The Nevin Economic Research Institute (NERI) has warned that the Irish economy is on the cusp of overheating.

But the economic think tank says Brexit is the main risk facing the Irish economy right now.

In its Summer 2019 Quarterly Economic Observer published this morning, it predicts economic growth in the Republic of Ireland will be higher than previously forecast this year, assuming there is a soft Brexit.

NERI estimates that in that event, GDP will rise 4.6% in 2019 on the back of strong employment growth, as the cyclical upswing continues.

But the trade union backed organisation suggests that growth should start to slow after that, slipping to 3.3% next year and between 2.5-3% thereafter.

Minister for Finance Paschal Donohoe, meanwhile, said signs of the economy overheating are not there at present, but he is monitoring the situation carefully.

Speaking to RTÉ's Morning Ireland, Mr Donohoe said the economy is being well run and there are strong levels of employment.

However, he warned this situation could change. 

"The signs that we normally use to look at whether overheating is occurring are not there at the moment. Wages are growing sustainably, prices are not growing as quickly as they have in the past and we don't have the kind of rapid increases in lending that we have had, when we have had overheating in our economy.

"But that could change, we need to monitor it carefully." 

NERI predicts Labour market conditions should continue to improve in 2019 and 2020, with total employment rising by about 70,000 this year and 45,000 next.

As a result, the unemployment rate will slowly decline to average out at 4.3% next year.

Because the public finances are experiencing a surplus, the Government can use "automatic stabilisers" in the event of a no-deal Brexit, without compromising the medium-term budgetary position, it says.

If the UK were to leave the EU without a deal in October, NERI estimates it would only very marginally affect economic growth this year, as significant stock piling ahead of the deadline would cancel out lower growth in November and December.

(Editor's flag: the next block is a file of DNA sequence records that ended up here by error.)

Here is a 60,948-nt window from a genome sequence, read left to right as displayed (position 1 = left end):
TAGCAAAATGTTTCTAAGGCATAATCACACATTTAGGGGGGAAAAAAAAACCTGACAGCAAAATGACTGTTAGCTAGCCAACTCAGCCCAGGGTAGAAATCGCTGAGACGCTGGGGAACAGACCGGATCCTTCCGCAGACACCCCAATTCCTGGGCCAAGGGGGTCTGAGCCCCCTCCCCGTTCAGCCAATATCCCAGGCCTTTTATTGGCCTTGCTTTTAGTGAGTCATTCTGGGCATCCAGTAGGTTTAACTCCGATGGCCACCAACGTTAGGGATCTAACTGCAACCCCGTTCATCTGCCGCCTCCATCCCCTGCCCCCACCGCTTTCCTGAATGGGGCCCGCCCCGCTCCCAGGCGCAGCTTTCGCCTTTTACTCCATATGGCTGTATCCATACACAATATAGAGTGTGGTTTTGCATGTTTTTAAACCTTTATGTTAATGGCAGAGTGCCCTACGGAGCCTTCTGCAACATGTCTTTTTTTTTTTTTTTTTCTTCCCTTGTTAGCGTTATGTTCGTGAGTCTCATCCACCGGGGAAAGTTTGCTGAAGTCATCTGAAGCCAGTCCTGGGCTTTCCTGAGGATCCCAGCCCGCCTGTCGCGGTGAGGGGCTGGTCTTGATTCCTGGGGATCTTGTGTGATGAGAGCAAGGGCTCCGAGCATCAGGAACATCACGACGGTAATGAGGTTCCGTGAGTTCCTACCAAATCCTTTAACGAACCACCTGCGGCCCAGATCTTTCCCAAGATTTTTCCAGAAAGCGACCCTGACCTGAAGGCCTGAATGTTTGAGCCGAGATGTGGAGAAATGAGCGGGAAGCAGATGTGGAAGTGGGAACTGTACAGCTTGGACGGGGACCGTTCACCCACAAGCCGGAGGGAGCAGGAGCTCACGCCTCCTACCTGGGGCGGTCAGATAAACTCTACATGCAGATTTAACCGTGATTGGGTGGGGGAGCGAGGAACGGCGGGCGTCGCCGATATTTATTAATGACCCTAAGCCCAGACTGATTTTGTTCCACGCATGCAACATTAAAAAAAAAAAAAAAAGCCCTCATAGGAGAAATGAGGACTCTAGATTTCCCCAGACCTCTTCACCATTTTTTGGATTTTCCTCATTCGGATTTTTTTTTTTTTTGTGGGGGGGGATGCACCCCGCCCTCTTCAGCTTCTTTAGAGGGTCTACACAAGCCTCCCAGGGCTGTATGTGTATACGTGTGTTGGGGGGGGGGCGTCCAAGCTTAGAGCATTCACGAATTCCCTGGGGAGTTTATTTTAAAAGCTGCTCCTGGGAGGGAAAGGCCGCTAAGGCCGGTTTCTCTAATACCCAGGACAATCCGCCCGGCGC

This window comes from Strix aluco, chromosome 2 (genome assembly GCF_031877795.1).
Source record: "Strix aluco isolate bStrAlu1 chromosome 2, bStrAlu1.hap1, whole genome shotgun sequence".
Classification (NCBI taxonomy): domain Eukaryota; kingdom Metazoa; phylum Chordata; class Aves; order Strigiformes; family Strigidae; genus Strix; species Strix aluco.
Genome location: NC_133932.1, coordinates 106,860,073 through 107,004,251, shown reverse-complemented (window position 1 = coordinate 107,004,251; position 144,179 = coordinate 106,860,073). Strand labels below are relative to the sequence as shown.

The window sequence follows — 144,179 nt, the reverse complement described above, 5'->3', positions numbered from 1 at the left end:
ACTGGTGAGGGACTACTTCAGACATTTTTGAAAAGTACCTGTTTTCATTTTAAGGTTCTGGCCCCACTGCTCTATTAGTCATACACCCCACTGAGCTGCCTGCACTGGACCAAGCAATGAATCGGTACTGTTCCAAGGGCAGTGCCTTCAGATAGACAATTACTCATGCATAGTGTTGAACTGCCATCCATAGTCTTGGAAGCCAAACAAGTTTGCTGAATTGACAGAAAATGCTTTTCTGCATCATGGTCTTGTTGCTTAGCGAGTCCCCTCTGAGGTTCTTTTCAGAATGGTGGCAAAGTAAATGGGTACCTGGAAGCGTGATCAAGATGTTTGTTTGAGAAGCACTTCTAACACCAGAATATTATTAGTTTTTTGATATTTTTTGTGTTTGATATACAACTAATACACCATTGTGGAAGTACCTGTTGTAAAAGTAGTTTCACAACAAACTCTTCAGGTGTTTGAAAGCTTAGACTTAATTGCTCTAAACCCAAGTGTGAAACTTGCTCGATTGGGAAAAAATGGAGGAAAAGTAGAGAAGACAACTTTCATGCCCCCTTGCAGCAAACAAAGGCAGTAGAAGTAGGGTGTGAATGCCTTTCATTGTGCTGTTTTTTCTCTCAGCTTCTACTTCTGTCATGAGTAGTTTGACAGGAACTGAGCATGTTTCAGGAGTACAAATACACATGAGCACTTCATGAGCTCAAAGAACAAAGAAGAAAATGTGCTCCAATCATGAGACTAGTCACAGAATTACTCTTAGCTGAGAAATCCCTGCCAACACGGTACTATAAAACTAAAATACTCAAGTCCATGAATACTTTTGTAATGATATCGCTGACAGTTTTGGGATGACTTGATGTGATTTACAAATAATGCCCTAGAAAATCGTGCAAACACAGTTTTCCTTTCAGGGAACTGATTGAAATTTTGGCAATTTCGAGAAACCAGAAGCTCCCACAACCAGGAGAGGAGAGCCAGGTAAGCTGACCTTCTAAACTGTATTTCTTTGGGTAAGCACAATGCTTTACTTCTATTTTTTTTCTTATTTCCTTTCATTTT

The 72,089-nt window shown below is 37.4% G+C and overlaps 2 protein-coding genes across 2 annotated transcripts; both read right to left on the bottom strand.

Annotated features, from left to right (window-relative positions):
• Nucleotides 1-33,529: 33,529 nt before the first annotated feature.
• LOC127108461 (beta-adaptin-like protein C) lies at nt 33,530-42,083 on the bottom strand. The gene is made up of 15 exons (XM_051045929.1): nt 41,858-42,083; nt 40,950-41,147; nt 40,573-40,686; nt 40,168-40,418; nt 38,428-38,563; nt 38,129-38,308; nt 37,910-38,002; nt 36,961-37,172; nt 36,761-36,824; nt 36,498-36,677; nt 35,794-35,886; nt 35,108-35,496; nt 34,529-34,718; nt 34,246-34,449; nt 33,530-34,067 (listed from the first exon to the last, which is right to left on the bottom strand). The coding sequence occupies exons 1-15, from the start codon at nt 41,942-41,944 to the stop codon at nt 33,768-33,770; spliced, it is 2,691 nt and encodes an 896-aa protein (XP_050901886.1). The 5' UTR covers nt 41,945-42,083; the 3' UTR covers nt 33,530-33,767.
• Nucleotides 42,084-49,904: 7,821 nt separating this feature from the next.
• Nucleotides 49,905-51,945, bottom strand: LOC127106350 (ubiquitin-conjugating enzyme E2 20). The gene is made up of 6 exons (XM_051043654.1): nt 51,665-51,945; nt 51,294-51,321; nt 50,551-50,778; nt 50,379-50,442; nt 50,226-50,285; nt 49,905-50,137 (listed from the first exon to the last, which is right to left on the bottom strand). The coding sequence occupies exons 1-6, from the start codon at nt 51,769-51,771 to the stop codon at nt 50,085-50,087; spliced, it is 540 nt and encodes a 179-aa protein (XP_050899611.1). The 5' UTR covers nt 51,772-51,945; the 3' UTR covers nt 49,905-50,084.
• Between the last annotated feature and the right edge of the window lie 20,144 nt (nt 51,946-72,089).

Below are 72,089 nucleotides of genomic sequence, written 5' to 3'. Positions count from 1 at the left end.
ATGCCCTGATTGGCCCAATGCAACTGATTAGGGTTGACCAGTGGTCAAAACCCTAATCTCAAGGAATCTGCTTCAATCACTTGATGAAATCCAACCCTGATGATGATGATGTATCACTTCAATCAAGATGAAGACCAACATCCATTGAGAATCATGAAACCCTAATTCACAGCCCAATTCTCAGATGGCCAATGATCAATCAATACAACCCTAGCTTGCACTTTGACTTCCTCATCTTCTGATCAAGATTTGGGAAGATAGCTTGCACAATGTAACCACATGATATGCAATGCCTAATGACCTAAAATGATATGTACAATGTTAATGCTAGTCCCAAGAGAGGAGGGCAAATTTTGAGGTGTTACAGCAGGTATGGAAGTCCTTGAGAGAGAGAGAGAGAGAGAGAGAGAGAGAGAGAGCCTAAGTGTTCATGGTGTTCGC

But after that, in 2020 and 2021, it agrees with Department of Finance and Central Bank forecasts that say economic growth could be anywhere between one and four percentage points lower.

Such an impact could push the country marginally into recession at that point, it says.

On the question of overheating, NERI says there are a number of indicators available that suggest the economy is close to or at the cusp of such a position.

It also says that current trends suggest it may tip over that cusp soon.

While it sees Brexit as the main risk, the organisation also points to other economic challenges that could have an impact on performance of the Irish economy, including protectionism, concerns about the Italian economy and potential changes to international corporation tax policies.

In a separate paper published today, the organisation also calls for a reorienting of the tax base towards property and away from consumption.

The think tank says Irish property taxes are very low by European standards and changing that would represent an important structural reform that could yield significant additional revenue.

Overall, Ireland collects more than €1.5 billion less than it could if it taxed property at the same levels as the EU norm, the institute claims.

The paper, which was written by NERI Senior Economist Dr Tom McDonnell, claims this additional money could be used for reducing debt, increasing spending or lowering taxes.

The institute says there are a range of strong arguments in favour of having recurrent taxes on immovable property such as land taxes and residential homes, similar to the existing Local Property Tax (LPT).

These include that such taxes have a minimal effect on dampening economic growth, they are difficult to avoid or evade, they are stable through the economic cycle, they do not generally penalise productive activity and they can be progressive if designed correctly.

It recommends that the basic rate of the LPT be increased by 0.01-0.02% every year over the next ten years and for property values to be rebased to current levels.

However, it does also recognise there are some issues with property taxes, including that they can lead to hardship, although this can be resolved by deferment, it says.

It also states that arguments that a home does not represent wealth is not accurate, as houses can be bought and sold and used to transfer wealth to other generations.

NERI also suggests that proposals to increase the complexity of the tax by applying different rates in different local authorities have little merit.